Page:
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No tax, no blessing, German church insists

With economic uncertainty, many are saying they are no longer church members so they don't have to pay a surcharge of up to 9% on their income tax.

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Posted: Monday, October 1, 2012 12:00 am

BERLIN -- The road to heaven is paved with more than good intentions for Germany's 24 million Catholics. If they don't pay their religious taxes, they will be denied sacraments, including weddings, baptisms and funerals.

A decree issued last week by the country's bishops cast a spotlight on the longstanding practice in Germany and a handful of other European countries in which governments tax registered believers and then hand over the money to the religious institutions.

In Germany, Catholics, Protestants and Jews pay a surcharge of up to 9 percent on their income tax bills -- or about 56 ($72) per month for a person earning a pre-tax monthly salary of about 3,500 ($4,500).

For religious institutions, struggling to maintain their congregations in a secular society, the tax revenues are vital.

The Catholic Church in Germany receives about $6.5 billion annually from the surcharge. For Protestants, the total is just more than $5.2 billion.

With rising prices and economic uncertainty, however, more and more Catholics and Protestants are opting to save their money and declare to tax authorities they are no longer church members, even if they still consider themselves believers.

"I quit the church already in 2007," Manfred Gonschor, a Munich-based IT-consultant, said. "It was when I got a bonus payment and realized that I could have paid myself a nice holiday alone on the amount of church tax that I was paying on it."

Such defections have hit the Catholic Church especially hard -- it has lost about 181,000 taxpaying members in 2010 and 126,000 a year later, according to official figures. Protestants, who number about 24 million nationwide, lost 145,000 registered members in Germany in 2010, the most recent year from which figures are available.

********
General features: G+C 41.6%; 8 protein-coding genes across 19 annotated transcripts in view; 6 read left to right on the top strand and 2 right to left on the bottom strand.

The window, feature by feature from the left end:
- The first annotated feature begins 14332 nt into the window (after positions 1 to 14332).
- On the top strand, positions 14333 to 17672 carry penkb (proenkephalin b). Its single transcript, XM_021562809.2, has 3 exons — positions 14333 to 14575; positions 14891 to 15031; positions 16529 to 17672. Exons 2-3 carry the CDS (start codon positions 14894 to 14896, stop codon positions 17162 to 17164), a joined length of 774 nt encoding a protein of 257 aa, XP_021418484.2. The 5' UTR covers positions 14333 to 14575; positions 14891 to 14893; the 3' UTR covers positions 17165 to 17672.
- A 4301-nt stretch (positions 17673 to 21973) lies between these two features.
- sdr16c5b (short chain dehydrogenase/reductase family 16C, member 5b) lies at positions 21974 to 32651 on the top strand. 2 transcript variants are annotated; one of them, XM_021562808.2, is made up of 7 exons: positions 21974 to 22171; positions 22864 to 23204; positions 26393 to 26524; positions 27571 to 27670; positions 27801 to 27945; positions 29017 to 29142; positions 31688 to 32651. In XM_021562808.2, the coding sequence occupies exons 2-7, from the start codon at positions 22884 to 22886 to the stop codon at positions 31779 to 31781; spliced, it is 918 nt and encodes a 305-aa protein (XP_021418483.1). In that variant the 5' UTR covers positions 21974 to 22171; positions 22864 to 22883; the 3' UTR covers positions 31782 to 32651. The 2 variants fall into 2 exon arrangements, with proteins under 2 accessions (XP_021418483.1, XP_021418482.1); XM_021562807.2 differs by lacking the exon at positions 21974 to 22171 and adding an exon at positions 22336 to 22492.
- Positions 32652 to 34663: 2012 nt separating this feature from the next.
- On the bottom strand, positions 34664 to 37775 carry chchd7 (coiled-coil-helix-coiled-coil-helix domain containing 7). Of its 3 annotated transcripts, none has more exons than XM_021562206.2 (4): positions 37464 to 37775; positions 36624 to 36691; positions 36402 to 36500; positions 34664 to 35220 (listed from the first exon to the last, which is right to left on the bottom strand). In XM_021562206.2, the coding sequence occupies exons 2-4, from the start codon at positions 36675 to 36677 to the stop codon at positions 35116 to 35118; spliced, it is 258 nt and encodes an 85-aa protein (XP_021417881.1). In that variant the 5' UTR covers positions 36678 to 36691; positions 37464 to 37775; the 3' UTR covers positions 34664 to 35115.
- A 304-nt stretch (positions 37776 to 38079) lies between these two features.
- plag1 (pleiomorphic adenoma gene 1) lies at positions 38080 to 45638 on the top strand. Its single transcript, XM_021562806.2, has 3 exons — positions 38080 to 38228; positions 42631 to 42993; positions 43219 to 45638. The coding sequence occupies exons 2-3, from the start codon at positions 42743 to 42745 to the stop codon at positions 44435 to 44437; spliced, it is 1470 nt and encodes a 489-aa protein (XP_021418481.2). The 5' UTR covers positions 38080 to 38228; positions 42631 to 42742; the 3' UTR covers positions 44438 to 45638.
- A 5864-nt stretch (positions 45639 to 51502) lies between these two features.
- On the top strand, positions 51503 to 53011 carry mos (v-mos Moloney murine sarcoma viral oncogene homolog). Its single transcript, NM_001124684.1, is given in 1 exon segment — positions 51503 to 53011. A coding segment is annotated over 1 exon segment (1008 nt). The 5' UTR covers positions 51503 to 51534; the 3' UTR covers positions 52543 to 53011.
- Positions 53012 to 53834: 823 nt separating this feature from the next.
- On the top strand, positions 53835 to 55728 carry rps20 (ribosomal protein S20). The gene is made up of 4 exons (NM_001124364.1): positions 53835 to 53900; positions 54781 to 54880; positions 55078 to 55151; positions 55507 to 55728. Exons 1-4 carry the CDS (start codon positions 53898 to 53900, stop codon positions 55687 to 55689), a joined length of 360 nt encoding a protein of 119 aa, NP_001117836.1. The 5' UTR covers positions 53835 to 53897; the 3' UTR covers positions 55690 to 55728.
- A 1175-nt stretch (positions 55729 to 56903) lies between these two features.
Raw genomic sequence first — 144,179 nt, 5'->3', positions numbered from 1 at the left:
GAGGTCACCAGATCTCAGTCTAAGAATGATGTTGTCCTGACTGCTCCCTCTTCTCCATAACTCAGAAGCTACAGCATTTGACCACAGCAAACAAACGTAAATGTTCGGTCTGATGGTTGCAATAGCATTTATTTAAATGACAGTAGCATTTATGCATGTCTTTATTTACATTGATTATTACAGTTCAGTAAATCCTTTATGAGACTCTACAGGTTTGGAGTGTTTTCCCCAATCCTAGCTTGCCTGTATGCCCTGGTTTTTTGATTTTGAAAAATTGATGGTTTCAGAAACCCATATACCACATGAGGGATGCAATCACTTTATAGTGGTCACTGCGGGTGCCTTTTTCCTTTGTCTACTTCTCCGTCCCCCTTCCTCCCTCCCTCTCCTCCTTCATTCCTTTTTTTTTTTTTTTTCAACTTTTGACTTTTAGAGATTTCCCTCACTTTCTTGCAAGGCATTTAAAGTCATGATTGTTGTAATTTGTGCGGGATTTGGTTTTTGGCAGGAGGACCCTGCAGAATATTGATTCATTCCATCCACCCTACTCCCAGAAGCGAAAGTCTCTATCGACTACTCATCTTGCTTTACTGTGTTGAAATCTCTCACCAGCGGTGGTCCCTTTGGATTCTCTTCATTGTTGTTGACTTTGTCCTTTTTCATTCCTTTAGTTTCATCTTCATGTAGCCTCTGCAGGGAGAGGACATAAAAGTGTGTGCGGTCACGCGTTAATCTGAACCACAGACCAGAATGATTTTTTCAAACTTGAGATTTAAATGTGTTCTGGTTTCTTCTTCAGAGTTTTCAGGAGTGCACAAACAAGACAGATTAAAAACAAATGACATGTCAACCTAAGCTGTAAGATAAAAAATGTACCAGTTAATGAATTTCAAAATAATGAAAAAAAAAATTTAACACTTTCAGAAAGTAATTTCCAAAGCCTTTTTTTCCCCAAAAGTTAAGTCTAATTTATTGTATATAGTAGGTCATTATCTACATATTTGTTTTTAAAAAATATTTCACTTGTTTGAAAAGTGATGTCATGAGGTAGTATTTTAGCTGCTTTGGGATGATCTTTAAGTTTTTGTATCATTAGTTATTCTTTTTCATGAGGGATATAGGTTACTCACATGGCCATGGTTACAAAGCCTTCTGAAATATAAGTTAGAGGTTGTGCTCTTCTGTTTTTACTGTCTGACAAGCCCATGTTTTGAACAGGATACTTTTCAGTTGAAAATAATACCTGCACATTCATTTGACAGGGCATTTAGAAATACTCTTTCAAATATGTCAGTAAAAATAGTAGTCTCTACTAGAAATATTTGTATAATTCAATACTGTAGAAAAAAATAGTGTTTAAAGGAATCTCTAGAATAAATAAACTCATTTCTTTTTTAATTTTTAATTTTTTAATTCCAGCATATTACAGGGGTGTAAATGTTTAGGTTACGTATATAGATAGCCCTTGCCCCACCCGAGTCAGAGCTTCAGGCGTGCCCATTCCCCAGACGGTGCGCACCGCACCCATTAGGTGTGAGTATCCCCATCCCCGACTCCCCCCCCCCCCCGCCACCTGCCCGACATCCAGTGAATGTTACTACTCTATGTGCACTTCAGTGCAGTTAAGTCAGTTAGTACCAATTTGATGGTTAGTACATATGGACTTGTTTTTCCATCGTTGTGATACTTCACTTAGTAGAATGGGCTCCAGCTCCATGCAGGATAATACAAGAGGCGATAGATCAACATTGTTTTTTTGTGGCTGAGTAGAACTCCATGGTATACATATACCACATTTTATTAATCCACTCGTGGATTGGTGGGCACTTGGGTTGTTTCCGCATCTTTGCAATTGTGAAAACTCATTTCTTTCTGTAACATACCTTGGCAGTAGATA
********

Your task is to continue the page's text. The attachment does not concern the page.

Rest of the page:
But the figures include some people who still want to baptize their children, take communion on major religious holidays, marry in a religious ceremony and receive Christian burials.

The group We are Church, which claims to represent tens of thousands of grassroots Catholics, said many Germans stop paying the tax because they disagree with the church's policies or simply want to save money -- not because they have lost faith.

"I haven't quit because I still think that I might want to get married in a church one day, even though I know that's absurd," said Anna Ainsley, a 31-old-year banker and a Protestant from Frankfurt. "But when I see my tax declaration, then I think every year that I should finally quit."

Those are the people that Germany's Catholic bishops had in mind when they decreed on Sept. 20 that stopping the payment of religious taxes was "a serious lapse" and those who did so would then be excluded from a range of activities.

"This decree makes clear that one cannot partly leave the Church," the bishops said in a statement. "It is not possible to separate the spiritual community of the Church from the institutional Church."

Wavering Catholics will now be sent letters reminding them of the consequences of avoiding the church tax, including losing access to all sacraments.

"Maybe you haven't considered the consequences of your decision and would like to reverse this step," a draft of the letter states.

Protestants have taken a less stern position, saying non-taxpayers are still welcome to attend services and take communion. But becoming a godparent, getting married in a church or taking a job in church-affiliated institutions such as hospitals or kindergartens are off-limits.

Switzerland and Austria also tax Catholic and Protestant church members. In Denmark, the State Lutheran church collects a tax from its members. Members of Sweden's Lutheran Church pay around 1 percent of their income, collected by the national tax authorities, just as in

Finland.

In none of those countries have the churches taken such a firm stand against dropouts.

© 2016 The Associated Press. All rights reserved. This material may not be published, broadcast, rewritten or redistributed.

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